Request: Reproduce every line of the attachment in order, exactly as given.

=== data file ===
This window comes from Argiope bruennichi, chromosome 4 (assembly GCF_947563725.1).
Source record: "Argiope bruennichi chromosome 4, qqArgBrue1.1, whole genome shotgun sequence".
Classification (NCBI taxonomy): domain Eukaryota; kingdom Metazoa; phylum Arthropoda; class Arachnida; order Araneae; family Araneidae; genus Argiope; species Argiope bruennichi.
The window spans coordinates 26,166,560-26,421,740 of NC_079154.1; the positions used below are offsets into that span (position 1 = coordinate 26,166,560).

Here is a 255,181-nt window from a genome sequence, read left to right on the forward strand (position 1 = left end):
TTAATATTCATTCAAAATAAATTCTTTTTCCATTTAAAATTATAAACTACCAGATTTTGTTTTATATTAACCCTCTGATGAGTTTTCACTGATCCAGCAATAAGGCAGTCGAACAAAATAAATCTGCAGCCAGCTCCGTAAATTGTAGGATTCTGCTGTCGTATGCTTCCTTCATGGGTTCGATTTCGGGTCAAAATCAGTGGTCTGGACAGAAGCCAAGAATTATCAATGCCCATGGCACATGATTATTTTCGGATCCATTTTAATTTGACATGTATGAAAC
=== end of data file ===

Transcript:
This window comes from Argiope bruennichi, chromosome 4 (assembly GCF_947563725.1).
Source record: "Argiope bruennichi chromosome 4, qqArgBrue1.1, whole genome shotgun sequence".
Classification (NCBI taxonomy): domain Eukaryota; kingdom Metazoa; phylum Arthropoda; class Arachnida; order Araneae; family Araneidae; genus Argiope; species Argiope bruennichi.
The window spans coordinates 26,166,560-26,421,740 of NC_079154.1; the positions used below are offsets into that span (position 1 = coordinate 26,166,560).

Here is a 255,181-nt window from a genome sequence, read left to right on the forward strand (position 1 = left end):
TTAATATTCATTCAAAATAAATTCTTTTTCCATTTAAAATTATAAACTACCAGATTTTGTTTTATATTAACCCTCTGATGAGTTTTCACTGATCCAGCAATAAGGCAGTCGAACAAAATAAATCTGCAGCCAGCTCCGTAAATTGTAGGATTCTGCTGTCGTATGCTTCCTTCATGGGTTCGATTTCGGGTCAAAATCAGTGGTCTGGACAGAAGCCAAGAATTATCAATGCCCATGGCACATGATTATTTTCGGATCCATTTTAATTTGACATGTATGAAAC